Sharon Christa McAuliffe was killed along with the entire crew; mission commander Francis R. Scobee; pilot Michael J. Smith; mission specialists Ronald E. McNair, Ellison S. Onizuka, and Judith A. Resnik; and payload specialists Gregory B. Jarvis. Christa McAuliffe was also listed as a payload specialist.
The cause of the Challenger explosion was later determined to be the failure of an o-ring due to extreme cold temperatures. However, the real problems may have had more to do with politics than engineering.
After the tragedy, the families of the Challenger crew banded together to help form the Challenger Organization, which provides resources for students, teachers, and parents for educational purposes. Included in these resources are 42 Learning Centers in 26 states, Canada, and the UK which offer a two-room simulator, consisting of a space station, complete with communications, medical, life, and computer science equipment, and a mission control room patterned after NASA's Johnson Space Center and a space lab ready for exploration.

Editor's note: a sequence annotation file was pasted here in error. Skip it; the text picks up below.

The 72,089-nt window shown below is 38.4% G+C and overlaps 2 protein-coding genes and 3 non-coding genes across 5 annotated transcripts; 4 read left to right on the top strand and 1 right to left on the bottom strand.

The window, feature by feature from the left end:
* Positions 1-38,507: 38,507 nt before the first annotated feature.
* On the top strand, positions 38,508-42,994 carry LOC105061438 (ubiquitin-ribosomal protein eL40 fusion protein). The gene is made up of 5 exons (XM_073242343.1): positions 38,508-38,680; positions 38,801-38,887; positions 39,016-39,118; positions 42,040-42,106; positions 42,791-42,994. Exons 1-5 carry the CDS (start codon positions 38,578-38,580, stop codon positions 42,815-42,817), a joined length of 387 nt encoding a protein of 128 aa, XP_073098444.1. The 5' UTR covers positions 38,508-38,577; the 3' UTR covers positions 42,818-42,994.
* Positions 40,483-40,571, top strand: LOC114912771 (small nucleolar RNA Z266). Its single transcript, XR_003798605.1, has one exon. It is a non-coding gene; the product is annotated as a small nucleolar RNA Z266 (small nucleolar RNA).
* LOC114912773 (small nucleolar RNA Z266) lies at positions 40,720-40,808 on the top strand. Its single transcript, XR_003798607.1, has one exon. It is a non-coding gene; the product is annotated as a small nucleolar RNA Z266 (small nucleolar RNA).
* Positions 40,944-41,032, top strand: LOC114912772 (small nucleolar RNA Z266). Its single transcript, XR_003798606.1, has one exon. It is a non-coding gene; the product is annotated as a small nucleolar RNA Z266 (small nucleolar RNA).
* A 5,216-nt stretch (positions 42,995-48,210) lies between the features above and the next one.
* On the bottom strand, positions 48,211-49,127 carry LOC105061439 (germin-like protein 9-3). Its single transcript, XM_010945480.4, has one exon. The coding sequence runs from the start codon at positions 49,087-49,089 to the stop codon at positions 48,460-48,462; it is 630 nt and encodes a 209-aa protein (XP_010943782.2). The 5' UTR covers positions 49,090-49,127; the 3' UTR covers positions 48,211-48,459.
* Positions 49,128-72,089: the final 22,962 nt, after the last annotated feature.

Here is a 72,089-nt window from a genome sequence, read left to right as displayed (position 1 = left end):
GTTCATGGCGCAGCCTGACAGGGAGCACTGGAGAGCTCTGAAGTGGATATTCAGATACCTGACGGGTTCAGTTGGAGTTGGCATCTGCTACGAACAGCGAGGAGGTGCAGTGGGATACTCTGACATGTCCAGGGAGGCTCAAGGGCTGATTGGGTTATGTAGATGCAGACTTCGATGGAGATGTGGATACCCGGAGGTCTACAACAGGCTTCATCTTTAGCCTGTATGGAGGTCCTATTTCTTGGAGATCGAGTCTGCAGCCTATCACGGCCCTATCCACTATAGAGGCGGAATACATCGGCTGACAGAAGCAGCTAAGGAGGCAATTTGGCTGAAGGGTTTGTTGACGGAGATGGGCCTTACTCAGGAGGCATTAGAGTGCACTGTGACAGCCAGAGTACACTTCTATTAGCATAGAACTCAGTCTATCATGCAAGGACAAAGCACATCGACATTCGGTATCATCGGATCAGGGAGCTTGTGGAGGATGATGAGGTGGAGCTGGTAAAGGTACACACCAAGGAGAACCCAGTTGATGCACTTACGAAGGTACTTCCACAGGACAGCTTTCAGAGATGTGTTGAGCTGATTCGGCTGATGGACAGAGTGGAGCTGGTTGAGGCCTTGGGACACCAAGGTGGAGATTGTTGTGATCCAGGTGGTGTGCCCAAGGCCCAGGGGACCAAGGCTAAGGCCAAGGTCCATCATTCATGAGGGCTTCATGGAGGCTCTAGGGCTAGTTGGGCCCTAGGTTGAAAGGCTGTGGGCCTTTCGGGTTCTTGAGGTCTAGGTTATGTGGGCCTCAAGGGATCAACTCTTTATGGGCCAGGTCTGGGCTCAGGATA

Also, there have been many schools and other facilities around the country named after these heroes, including the Christa McAuliffe Planetarium in Concord, NH.
Part of Christa McAuliffe’s mission aboard the Challenger was to have taught two lessons from space. One would have introduced the crew, explained their functions, describing much of the equipment aboard, and telling how life is lived aboard a space shuttle. The second lesson would have concentrated more on spaceflight itself, how it works, why it’s done, etc.
She never got to teach those lessons. However, even though her flight, and her life were cut so cruelly short, her message lives on. Her motto was "I touch the future, I teach." Thanks to her legacy, and that of her fellow crew members, others will continue to reach for the stars.
Christa McAuliffe is buried in a Concord cemetery, on a hillside not far from the planetarium built in her honor.